[Note 11] We do not think that Commonwealth v. Bruzzese, 437 Mass. 606 , 618 (2002), upon which the motion judge relied, mandates a contrary conclusion. Commonwealth v. Rodriguez, supra, is cited in Bruzzese with no apparent disapproval (see Commonwealth v. Bruzzese, supra at 617-618); nor does Bruzzese, depart from the basic principle of Rodriguez that the failure to inform a defendant of the consequences of pleading guilty is error. That case involved a claim by a defendant, who had received concurrent terms of straight probation, that imposition of consecutive sentences after a revocation of probation was illegal. Commonwealth v. Bruzzese, supra at 617. There was no claim that the defendant was not informed of the maximum sentences to which he could be sentenced, but only that these sentences could not be imposed consecutively. The court in Bruzzese cites Commonwealth v. Rodriguez, supra at 580-583 (wherein the Rodriguez court sets out the factors to be considered in the denial of a motion to withdraw a guilty plea and for new trial), for the unremarkable proposition that the failure to advise the defendant in that case that violation of the conditions of straight probation could result in the imposition of the minimum mandatory sentence was not "sufficient" to justify the withdrawal of his plea. By use of the word "sufficient" and by citation to those pages where case specific factors were discussed, the court was reiterating that, in addition to the failure to inform, something more must be shown. We infer that the Bruzzese court simply decided in that case, as we did in Rodriguez, that the defendant did not make the necessary credible, additional showing.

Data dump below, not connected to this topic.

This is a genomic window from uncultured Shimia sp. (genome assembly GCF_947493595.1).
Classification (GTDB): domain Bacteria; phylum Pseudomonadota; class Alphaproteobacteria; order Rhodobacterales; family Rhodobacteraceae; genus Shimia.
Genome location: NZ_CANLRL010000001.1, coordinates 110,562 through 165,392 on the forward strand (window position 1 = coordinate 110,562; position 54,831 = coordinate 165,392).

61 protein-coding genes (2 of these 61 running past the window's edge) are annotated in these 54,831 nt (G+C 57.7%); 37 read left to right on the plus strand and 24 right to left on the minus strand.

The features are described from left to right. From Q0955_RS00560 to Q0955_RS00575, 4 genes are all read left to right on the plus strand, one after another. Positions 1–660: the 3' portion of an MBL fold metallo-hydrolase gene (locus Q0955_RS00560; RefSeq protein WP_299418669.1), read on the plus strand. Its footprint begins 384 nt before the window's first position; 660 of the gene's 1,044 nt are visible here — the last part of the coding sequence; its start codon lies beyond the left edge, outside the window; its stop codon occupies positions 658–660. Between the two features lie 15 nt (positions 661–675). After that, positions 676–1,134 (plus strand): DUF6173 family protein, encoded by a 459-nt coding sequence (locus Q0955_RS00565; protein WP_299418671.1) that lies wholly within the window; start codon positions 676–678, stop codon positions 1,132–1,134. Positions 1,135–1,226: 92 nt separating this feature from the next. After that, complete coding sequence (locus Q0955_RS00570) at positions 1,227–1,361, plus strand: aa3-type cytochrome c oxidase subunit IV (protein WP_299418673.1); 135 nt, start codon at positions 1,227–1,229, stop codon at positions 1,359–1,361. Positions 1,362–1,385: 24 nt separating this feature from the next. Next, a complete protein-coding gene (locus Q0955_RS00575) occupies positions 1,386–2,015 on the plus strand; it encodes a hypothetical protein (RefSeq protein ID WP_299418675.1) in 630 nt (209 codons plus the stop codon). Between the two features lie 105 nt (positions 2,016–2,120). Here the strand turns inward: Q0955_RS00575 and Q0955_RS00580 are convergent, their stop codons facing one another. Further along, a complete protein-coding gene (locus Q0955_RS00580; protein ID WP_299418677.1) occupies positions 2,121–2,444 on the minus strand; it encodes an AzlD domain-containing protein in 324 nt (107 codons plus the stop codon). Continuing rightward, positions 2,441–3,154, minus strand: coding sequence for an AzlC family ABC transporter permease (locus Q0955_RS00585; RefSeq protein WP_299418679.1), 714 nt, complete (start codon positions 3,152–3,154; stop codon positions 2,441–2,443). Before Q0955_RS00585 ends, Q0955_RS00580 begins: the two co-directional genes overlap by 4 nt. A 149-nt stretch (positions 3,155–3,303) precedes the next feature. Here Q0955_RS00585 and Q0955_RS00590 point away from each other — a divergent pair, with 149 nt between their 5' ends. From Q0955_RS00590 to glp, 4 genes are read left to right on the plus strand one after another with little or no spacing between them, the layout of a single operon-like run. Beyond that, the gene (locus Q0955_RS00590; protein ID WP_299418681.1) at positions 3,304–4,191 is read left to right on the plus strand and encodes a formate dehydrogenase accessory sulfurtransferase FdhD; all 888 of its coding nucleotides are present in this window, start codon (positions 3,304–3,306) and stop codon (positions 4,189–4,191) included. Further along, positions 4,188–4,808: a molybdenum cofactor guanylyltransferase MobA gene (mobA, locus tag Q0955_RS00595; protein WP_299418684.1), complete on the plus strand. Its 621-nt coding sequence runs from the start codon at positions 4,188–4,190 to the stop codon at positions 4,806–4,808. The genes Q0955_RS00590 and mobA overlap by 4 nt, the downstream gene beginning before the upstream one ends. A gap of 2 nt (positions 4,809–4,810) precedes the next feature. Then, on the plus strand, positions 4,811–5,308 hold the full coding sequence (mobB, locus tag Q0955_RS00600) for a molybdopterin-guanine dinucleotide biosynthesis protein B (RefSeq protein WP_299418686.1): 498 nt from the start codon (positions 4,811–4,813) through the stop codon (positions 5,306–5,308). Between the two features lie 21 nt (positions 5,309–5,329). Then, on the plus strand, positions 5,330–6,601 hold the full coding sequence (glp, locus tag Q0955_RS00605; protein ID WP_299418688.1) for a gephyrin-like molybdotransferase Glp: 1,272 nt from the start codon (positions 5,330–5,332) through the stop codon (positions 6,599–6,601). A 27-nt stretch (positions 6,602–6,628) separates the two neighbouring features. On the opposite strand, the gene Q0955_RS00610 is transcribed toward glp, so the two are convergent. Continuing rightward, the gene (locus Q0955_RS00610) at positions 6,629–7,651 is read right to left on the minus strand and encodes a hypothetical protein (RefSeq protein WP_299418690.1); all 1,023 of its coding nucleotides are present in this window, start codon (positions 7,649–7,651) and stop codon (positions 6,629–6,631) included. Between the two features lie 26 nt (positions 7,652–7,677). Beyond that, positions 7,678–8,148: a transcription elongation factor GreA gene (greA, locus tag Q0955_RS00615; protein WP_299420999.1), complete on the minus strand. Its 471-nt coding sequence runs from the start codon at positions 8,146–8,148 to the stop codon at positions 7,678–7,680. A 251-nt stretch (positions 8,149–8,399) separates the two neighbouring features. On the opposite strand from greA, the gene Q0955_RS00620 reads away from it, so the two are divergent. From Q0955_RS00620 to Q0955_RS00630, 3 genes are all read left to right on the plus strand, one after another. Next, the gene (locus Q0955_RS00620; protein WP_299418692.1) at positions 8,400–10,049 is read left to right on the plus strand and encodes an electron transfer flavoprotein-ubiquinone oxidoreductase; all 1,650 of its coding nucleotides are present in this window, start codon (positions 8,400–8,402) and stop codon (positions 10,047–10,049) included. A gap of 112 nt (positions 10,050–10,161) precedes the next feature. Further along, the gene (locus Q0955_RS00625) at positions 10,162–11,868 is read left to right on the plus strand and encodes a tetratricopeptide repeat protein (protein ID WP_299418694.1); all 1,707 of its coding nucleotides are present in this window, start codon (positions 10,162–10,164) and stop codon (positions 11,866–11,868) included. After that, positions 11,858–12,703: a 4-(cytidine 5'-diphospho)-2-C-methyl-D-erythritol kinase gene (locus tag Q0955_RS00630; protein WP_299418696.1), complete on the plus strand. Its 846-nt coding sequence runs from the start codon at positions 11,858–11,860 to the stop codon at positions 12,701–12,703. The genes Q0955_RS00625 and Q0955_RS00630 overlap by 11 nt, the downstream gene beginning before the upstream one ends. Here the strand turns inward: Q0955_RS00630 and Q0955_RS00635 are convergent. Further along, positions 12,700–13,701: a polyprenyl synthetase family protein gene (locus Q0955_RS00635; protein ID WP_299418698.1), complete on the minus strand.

[Note 12] Our review of the record indicates that the defendant had, prior to his 1998 plea, received a continuance without a finding, in essence a one-year term of probation, on a charge to which he pleaded guilty. Mere weeks before the year was up, he violated probation and a sentence of one year was imposed (four months to serve with the balance suspended).
[Note 13] The judge also concluded that the defendant's motion for a new trial was dilatory because it was not made until 2003, five years after he tendered his pleas of guilty and was sentenced. We note, however, that the motion was filed soon after the defendant was found in violation of his probation and sentenced. This could equally support the claim that the defendant did not know of the sentence he faced until it was imposed in 2003.